Abstract

A summary of the development of ideas concerning geochemical evolution in periodically replenished, periodically tapped, continuously fractionated magma chambers lists 28 main conclusions or observations. The main body of the paper presents the derivations of the relationships which underpin these conclusions and lead on to a further 10 observations about the likely behaviour of such systems.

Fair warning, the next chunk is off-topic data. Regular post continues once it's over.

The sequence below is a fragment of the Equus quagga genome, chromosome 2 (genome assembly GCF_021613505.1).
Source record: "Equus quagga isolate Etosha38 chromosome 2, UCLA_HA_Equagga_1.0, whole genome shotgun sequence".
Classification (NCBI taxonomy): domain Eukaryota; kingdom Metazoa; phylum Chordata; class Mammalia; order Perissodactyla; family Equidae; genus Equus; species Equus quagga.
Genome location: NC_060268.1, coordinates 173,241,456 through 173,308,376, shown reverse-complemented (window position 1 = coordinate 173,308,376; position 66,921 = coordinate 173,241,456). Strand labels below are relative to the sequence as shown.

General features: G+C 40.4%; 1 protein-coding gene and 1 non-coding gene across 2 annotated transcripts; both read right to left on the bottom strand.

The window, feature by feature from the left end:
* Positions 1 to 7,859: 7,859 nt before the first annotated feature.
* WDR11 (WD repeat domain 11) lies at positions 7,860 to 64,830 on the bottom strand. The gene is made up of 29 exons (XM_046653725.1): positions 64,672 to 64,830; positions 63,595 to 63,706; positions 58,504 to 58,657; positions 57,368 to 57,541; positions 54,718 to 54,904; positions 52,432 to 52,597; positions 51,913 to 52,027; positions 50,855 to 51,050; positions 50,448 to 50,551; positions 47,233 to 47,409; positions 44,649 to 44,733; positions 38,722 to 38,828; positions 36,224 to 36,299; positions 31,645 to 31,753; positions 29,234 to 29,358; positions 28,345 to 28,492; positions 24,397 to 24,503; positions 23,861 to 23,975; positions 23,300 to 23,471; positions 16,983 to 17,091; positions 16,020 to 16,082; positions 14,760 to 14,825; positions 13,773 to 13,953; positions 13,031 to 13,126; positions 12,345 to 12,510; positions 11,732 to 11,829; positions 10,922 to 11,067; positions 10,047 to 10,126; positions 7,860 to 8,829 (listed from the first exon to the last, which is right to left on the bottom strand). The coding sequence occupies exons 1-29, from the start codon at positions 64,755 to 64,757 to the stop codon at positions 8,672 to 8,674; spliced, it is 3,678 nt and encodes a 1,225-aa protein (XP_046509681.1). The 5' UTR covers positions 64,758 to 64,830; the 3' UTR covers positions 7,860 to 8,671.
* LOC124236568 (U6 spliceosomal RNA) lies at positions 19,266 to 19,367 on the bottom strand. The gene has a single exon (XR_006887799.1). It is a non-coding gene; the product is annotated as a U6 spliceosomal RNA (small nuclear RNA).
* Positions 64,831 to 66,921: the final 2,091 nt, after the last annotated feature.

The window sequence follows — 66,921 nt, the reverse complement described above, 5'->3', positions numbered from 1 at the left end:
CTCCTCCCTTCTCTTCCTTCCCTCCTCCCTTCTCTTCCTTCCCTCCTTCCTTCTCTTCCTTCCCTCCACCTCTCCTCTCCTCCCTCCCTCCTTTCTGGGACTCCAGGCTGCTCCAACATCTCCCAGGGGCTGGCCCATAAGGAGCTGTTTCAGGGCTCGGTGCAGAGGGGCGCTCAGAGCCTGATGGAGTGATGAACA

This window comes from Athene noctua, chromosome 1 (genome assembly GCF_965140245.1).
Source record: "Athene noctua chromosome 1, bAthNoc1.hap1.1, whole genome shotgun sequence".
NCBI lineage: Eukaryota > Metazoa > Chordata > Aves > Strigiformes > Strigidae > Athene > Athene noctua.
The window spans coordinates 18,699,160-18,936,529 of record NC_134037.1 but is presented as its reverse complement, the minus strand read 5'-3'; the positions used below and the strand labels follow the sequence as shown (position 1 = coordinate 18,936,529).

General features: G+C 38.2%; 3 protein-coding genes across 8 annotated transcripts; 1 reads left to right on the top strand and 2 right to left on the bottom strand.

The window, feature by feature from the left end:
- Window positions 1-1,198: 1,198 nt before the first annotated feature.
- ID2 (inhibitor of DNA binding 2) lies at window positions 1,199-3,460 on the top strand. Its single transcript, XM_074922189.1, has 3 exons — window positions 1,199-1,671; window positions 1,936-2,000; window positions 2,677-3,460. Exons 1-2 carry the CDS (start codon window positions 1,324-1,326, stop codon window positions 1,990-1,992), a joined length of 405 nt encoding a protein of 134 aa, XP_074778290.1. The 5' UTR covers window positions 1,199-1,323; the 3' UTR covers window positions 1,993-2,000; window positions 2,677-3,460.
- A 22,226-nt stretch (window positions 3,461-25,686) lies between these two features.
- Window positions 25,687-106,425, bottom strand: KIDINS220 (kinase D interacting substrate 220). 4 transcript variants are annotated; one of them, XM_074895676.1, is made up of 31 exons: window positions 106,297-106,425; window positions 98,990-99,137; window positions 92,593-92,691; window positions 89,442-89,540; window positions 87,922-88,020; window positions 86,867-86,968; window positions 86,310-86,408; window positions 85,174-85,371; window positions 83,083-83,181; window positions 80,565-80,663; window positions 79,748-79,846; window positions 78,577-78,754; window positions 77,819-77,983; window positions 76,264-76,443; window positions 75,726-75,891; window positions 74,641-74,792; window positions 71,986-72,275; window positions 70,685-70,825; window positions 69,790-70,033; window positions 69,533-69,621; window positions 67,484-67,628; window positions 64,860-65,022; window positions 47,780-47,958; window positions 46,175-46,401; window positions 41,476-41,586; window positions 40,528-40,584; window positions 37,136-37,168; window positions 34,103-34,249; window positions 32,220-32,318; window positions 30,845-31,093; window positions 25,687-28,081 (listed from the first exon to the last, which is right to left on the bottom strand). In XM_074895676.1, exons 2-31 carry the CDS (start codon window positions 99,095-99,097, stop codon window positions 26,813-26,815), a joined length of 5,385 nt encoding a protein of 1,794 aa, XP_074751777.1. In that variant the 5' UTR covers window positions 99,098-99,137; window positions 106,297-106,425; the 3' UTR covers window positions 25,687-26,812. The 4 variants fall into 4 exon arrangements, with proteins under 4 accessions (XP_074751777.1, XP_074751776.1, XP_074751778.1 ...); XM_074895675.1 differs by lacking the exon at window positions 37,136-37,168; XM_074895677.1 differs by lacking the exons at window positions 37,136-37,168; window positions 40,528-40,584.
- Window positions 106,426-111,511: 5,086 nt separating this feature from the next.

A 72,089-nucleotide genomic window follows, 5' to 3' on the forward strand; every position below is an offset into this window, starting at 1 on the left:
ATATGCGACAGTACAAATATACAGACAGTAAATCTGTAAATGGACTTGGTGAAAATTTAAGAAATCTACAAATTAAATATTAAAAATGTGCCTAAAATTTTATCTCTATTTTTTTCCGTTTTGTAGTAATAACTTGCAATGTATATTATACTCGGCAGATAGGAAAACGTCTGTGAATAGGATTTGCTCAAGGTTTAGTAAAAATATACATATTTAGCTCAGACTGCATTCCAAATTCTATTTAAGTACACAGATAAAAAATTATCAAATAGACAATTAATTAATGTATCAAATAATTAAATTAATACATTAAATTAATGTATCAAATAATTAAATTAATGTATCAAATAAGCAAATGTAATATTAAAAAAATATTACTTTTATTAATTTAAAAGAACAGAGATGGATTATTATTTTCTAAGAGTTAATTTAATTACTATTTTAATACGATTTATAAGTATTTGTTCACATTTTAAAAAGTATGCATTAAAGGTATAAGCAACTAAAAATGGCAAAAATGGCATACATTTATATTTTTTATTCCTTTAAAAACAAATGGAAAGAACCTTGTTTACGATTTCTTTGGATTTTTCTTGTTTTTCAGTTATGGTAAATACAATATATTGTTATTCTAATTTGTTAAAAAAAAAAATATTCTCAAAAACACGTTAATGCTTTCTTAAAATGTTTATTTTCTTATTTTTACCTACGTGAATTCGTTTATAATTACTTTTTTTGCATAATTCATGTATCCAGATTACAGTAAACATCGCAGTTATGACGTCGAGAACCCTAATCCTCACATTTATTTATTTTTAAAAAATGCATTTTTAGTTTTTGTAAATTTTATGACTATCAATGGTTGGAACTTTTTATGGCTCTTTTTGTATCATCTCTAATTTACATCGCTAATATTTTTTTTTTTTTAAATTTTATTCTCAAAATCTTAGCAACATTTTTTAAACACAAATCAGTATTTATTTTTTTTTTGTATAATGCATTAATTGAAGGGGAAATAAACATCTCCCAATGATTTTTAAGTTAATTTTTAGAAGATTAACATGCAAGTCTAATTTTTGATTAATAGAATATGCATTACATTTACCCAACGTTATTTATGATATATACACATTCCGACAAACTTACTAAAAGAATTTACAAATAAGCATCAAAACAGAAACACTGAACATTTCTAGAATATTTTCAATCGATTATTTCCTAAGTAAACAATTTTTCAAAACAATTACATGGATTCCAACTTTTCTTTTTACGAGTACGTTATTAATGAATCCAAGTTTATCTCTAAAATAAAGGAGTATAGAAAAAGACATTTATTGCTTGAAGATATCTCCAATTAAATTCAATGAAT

If periodically replenished, periodically tapped, continuously fractionated magma chambers exist, they will evolve products whose phase petrology and trace element chemistry appear (in hitherto conventional interpretations) to require variable degrees of partial melting of in homogeneous source regions for their petrogenesis. When the additional effects arising from assimilation by the magma of the roof of the chamber and from variation of mineralogy at the solidus of even a chemically homogeneous peridotite mantle are added, the scope for confusion is greatly increased. Moreover, these relationships cannot be inverted in order to deduce uniquely the magma chamber parameters or mantle source compositions from a knowledge of the erupted products. Available evidence suggests that interpretation of many igneous provinces, especially that of the mid-ocean ridges, will be complicated by these considerations.

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